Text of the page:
In the first post in this series, I reflected on the popularisation of the term ‘human factors’ and discussion about the topic. This has brought into focus various differences in the meanings ascribed to ‘human factors’, both within and outside the discipline and profession itself. The first post explored human factors as ‘the human factor’. The second post explored human factors as ‘factors of humans’. This third post explores another kind of human factors: Factors Affecting Humans.
What is it?
This kind of ‘human factors’ turns to the factors – external and internal to humans – that affect human performance: equipment, procedures, supervision, training, culture, as well as aspects of human nature, such as our capabilities and limitations. Factors affecting humans tend to include
- aspects of planned organisational activity (e.g., supervision, training, regulation, handover, communication, scheduling)
- organisational artefacts (e.g., equipment, procedures, policy)
- emergent aspects of organisations and groups (e.g., culture, workload, trust, teamwork, relationships)
- aspects of the designed environment (e.g., airport layout, airspace design, hospital design, signage, lighting)
- aspects of the natural environment (e.g., weather, terrain, flora, fauna)
- aspects of transient situations (e.g., emergencies, blockages, delays, congestion, temporary activities)
- aspect of work and job design (e.g., pacing, timing, sequencing, variety, rostering)
- aspects of stakeholders (e.g., language, role)
- aspects of human functions, qualities and states that affect performance (e.g.,
- cognitive functions such as attention, detection, perception, memory, judgement and reasoning, decision making, motor control, speech;
- physical functions and qualities such as strength, speed, accuracy, balance and reach;
- physical, cognitive and emotional states such as stress and fatigue).
The following well-known definition from the UK Health and Safety Executive (1999) seems to emphasise the ‘factors that affect humans’ kind of human factors:
“Human factors refer to environmental, organisational and job factors, and human and individual characteristics, which influence behaviour at work in a way which can affect health and safety” (Health and Safety Executive, Reducing error and influencing behaviour HSG48)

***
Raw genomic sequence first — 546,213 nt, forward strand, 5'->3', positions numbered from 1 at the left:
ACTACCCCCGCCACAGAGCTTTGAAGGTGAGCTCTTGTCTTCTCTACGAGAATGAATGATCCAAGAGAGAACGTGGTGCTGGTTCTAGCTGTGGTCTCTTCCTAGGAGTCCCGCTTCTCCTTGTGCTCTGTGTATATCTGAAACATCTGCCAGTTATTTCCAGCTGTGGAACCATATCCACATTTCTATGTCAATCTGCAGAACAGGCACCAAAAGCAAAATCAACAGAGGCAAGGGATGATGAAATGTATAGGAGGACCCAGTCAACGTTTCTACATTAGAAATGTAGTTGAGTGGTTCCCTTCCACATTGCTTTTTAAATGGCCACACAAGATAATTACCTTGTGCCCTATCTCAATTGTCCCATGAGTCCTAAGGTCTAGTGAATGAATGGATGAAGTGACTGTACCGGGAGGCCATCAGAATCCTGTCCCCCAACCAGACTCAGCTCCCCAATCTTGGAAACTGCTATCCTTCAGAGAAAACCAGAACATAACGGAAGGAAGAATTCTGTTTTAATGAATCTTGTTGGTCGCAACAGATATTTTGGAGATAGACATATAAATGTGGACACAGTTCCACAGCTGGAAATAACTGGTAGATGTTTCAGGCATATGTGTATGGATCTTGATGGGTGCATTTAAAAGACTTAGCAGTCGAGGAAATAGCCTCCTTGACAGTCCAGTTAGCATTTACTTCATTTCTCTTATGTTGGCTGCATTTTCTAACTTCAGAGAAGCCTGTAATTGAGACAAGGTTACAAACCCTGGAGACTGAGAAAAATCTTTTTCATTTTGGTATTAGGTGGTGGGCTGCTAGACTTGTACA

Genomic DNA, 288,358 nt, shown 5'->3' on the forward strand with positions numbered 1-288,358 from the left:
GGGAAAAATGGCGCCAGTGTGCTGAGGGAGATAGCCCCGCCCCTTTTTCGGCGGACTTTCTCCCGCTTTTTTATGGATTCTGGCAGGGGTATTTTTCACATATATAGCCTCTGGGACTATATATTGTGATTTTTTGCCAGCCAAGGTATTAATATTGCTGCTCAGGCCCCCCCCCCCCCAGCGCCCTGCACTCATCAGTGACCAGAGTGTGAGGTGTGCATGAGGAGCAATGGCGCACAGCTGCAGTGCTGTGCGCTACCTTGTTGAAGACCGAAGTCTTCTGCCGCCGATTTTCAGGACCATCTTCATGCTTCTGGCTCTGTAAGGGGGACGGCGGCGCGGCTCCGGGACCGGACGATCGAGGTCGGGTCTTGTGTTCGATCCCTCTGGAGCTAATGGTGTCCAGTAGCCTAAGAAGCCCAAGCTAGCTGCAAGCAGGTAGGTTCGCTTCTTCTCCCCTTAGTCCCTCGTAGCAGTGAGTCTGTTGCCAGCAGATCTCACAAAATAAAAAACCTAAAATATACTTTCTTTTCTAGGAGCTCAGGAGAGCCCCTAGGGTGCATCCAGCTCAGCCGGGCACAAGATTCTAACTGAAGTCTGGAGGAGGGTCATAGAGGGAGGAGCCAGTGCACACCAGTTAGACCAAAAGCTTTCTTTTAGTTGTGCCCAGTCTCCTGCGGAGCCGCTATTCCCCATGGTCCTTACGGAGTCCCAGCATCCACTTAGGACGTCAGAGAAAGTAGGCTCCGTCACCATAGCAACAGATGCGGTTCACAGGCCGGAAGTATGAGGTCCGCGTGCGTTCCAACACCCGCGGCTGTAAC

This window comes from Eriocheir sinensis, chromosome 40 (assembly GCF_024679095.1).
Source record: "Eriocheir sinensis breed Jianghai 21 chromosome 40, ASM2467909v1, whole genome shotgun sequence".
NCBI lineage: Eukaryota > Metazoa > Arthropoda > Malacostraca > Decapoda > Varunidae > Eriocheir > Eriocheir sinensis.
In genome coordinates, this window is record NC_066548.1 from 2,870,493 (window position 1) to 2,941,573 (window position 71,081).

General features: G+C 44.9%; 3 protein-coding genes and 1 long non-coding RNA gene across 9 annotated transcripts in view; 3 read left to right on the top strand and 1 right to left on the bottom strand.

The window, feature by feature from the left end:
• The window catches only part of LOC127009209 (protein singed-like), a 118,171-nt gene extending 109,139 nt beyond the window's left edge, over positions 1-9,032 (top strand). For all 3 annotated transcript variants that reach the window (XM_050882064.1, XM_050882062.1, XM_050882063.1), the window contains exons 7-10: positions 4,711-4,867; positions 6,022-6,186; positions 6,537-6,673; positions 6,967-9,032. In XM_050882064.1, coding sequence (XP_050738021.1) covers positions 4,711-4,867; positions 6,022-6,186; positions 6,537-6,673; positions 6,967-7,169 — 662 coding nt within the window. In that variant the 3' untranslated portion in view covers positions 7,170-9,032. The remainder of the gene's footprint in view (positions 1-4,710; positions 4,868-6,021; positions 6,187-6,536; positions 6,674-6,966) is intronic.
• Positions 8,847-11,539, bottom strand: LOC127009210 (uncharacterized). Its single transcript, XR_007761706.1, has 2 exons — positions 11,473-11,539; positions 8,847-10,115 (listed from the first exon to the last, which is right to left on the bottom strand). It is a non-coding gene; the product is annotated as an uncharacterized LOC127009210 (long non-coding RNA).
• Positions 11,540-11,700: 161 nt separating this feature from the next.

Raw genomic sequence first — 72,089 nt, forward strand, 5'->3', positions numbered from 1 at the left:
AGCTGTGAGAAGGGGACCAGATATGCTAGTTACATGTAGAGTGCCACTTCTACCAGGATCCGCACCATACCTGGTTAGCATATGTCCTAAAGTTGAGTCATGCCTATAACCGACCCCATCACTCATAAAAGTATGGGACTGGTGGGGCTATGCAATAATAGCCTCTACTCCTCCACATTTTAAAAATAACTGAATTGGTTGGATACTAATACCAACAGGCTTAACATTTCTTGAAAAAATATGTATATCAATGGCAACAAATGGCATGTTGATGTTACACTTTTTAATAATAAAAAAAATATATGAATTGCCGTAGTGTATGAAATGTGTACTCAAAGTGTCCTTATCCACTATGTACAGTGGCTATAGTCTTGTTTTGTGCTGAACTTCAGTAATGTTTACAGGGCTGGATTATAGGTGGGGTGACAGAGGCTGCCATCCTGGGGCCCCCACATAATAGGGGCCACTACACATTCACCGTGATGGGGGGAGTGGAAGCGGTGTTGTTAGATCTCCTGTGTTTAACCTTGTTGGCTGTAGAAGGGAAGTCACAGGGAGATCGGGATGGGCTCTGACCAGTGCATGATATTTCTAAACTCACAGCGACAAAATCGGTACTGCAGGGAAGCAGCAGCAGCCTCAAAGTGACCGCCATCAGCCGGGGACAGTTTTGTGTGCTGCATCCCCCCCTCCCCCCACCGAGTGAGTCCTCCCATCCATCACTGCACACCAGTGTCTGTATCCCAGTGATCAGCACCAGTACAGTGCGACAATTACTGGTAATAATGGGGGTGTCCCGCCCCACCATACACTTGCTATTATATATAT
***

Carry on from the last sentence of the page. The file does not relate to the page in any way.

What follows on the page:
Who uses it?
This kind of human factors is the most traditional in human factors guidance and courses, and so is familiar to human factors specialists. It naturally fits courses on human factors (as modules), texts on human factors (as chapters), and studies on human factors (which might consider specific factors as independent variables).
This kind of human factors is also of interest to safety specialists, who might use taxonomies to classify ‘causal factors’ to incidents and accidents, or select ‘performance shaping factors’ as part of human reliability assessments.
It also suits the way that organisations tend to be organised (functionally, e.g. training, procedures, engineering) and so tends to make natural sense in an organisational context; it is obvious that the various factors affect behaviour. It is just not obvious how.
Some of the positive aspects of this kind of human factors are shared with the ‘factors of humans‘ kind. One is a great body of knowledge to help understand, classify and predict or imagine these effects. The design of artefacts such as equipment, tools and procedures, as well as tasks, jobs and work systems, affect human performance in different ways. This understanding can therefore be applied to and integrated in the design of equipment, procedures, tools, regulations, roles, jobs, and management systems, etc.
The ‘factors affecting humans’ kind of human factors is also relatively easy to understand at a basic level. Most people seem to know that the design of artefacts (even simple ones, such as door handles, or more complicated ones such as self-assembly furniture instructions) affect our behaviour. The details of the effects are not obvious, but the existence of some effect is fairly obvious.